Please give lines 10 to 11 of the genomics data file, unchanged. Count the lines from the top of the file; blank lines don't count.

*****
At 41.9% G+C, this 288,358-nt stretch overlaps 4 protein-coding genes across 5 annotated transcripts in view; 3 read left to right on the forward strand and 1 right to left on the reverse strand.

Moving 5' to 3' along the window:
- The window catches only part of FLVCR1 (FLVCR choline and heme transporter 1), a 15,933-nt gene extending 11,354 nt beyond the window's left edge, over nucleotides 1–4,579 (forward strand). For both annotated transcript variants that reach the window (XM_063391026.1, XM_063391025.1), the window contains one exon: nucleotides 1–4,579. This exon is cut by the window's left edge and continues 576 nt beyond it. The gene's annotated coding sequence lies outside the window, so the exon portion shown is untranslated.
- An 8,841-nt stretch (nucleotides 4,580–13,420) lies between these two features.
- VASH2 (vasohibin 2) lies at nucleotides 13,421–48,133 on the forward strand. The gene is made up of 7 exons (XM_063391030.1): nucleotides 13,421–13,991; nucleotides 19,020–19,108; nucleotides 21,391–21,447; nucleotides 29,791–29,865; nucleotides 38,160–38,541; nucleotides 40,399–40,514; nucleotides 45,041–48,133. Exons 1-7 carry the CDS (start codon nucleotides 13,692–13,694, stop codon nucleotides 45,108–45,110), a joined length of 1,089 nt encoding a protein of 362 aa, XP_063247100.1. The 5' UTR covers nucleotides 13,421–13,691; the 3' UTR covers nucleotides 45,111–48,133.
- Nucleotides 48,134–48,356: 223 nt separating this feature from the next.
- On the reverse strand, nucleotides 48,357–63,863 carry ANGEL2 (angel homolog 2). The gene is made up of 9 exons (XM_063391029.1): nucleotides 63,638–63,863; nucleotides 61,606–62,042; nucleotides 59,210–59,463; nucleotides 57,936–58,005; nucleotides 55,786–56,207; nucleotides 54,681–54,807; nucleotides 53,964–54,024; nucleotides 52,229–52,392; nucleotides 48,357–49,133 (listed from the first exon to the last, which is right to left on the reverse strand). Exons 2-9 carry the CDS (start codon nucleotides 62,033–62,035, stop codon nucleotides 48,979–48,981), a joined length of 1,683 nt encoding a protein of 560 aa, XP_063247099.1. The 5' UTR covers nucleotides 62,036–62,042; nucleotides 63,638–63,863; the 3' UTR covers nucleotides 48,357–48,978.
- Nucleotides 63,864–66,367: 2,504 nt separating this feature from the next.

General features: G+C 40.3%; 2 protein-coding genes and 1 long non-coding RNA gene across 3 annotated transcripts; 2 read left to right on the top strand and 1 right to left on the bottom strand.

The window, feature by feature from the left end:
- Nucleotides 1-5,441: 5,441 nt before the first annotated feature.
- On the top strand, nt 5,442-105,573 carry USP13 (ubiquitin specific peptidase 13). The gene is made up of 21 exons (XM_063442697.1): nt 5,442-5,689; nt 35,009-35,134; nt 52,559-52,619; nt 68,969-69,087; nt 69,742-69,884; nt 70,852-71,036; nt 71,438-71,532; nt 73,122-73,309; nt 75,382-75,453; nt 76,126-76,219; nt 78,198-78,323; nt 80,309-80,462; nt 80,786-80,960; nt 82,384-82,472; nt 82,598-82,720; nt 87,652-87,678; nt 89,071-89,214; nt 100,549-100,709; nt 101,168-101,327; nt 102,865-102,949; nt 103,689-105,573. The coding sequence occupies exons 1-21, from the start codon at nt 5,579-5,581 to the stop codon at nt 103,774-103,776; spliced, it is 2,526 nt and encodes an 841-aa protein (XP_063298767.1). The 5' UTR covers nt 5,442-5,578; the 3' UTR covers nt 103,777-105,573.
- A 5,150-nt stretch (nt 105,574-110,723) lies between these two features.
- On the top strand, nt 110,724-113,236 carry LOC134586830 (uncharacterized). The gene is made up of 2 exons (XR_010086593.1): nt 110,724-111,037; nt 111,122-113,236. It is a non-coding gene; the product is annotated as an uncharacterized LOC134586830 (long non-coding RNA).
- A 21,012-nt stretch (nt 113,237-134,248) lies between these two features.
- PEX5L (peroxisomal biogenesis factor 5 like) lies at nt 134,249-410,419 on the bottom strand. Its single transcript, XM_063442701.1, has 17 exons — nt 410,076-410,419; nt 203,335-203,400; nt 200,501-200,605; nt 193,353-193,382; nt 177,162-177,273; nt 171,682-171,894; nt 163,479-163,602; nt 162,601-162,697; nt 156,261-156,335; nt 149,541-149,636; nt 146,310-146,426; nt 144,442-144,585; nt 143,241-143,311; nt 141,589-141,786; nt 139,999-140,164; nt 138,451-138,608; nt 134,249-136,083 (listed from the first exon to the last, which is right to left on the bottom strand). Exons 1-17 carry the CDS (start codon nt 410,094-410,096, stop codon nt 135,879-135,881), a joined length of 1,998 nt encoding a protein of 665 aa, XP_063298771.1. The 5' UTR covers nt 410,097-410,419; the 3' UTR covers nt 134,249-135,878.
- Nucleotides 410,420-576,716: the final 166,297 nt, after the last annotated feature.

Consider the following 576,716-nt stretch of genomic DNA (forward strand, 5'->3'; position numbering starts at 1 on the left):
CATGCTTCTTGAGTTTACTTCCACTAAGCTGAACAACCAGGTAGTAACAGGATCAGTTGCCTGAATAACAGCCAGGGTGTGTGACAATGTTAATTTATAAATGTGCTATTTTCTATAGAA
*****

The window, feature by feature from the left end:
- Nucleotides 1-5,441: 5,441 nt before the first annotated feature.